Lonely Planet Writer

Clark County issues approval for implosion of one of Las Vegas' oldest casinos

Last week Clark County, Nevada, issued the permit to implode the defunct Riviera Hotel & Casino on the Las Vegas Strip. The approval is the latest part of the process by the Las Vegas Convention and Visitors Authority (LCVA) to demolish the building to make way for a ‘business district’ that will expand the city’s meeting and convention space. The casino’s two main towers will be imploded in June and August, after several other low-rise buildings have been demolished.

Las Vegas.
Las Vegas. Image by David Stanley / CC BY 2.0

One of the oldest casinos on the Strip, the Riviera became an area landmark when it opened in 1955 as the first high rise in Las Vegas’ central entertainment artery. Liberace was the first headliner to perform at the Riviera, followed by other notable Vegas performers like Frank Sinatra and Elvis Presley.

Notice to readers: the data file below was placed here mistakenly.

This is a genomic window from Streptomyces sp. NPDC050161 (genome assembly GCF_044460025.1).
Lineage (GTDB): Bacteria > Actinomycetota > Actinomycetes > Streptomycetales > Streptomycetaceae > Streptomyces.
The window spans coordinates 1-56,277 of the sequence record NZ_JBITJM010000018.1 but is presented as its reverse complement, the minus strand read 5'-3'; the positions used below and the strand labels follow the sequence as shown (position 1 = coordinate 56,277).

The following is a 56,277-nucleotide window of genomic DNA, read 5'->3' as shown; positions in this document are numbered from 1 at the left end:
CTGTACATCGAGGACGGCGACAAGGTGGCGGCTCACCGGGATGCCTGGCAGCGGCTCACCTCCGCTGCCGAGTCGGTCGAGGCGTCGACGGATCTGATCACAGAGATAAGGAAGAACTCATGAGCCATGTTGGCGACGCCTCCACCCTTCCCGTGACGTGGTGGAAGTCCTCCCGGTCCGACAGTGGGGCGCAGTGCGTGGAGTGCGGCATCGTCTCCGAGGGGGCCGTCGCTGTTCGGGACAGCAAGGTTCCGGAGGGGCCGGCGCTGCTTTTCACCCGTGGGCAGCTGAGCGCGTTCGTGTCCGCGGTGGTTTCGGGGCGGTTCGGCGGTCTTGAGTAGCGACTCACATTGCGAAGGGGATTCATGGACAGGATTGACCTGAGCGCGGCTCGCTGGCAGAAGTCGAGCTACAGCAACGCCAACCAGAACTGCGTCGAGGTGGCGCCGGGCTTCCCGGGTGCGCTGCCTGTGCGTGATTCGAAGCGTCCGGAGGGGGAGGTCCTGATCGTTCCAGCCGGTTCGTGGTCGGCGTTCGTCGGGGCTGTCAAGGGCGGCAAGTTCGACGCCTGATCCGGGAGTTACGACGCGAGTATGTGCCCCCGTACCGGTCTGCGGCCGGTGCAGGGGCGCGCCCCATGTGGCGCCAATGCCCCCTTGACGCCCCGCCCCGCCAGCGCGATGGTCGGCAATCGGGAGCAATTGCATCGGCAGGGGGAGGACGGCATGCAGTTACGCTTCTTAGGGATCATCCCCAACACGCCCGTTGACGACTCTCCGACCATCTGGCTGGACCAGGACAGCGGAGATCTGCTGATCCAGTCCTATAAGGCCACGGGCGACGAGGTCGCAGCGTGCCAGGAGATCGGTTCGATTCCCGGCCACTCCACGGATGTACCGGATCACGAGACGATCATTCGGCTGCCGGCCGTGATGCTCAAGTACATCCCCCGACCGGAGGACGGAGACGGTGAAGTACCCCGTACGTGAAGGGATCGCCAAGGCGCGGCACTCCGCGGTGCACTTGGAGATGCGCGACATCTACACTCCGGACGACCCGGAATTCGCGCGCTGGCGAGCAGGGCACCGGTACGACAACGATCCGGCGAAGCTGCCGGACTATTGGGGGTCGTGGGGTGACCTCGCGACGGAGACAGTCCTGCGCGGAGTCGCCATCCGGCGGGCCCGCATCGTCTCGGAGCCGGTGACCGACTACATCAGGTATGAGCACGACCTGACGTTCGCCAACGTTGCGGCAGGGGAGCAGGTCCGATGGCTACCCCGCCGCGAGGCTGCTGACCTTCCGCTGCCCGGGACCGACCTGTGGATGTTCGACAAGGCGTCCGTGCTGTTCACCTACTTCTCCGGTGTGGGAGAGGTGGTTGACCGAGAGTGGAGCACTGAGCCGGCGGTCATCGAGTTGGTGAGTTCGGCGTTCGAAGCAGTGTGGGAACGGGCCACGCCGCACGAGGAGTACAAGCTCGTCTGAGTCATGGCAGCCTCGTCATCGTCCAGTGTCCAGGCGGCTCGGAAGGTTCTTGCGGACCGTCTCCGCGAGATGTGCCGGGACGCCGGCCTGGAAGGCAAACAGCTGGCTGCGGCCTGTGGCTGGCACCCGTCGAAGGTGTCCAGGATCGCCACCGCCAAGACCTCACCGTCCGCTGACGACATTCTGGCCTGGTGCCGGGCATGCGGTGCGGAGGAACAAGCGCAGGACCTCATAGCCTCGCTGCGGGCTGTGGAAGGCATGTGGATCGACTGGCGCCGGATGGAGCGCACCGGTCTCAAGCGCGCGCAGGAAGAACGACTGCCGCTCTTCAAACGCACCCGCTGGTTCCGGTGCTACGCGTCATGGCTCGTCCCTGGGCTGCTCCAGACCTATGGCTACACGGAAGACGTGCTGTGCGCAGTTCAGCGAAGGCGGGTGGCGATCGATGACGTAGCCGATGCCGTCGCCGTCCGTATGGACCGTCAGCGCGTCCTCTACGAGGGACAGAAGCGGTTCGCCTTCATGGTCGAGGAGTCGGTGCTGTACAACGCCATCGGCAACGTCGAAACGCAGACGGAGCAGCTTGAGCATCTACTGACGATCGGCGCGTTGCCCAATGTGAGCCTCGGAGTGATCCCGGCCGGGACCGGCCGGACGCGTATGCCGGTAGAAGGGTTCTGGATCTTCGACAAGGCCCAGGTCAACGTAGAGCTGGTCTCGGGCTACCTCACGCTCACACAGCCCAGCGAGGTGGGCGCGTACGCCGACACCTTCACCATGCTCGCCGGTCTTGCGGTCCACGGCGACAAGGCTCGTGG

For six decades the over-2000-room property became a fading symbol of mob-era, Sin City style while the Strip changed around it. In 2010 the holding company that owned the Riviera filed for Chapter 11 bankruptcy reorganisation, the last in a series of the property’s brushes with insolvency. The LCVA purchased the Riviera in 2015 and began the process of closing the resort down.

In early April, the casino’s neon ‘Riviera’ sign was removed and transported to Reno, NV, where it will be restored and displayed. According to current plans, the demolition of the remaining structures will be complete by the end of the year.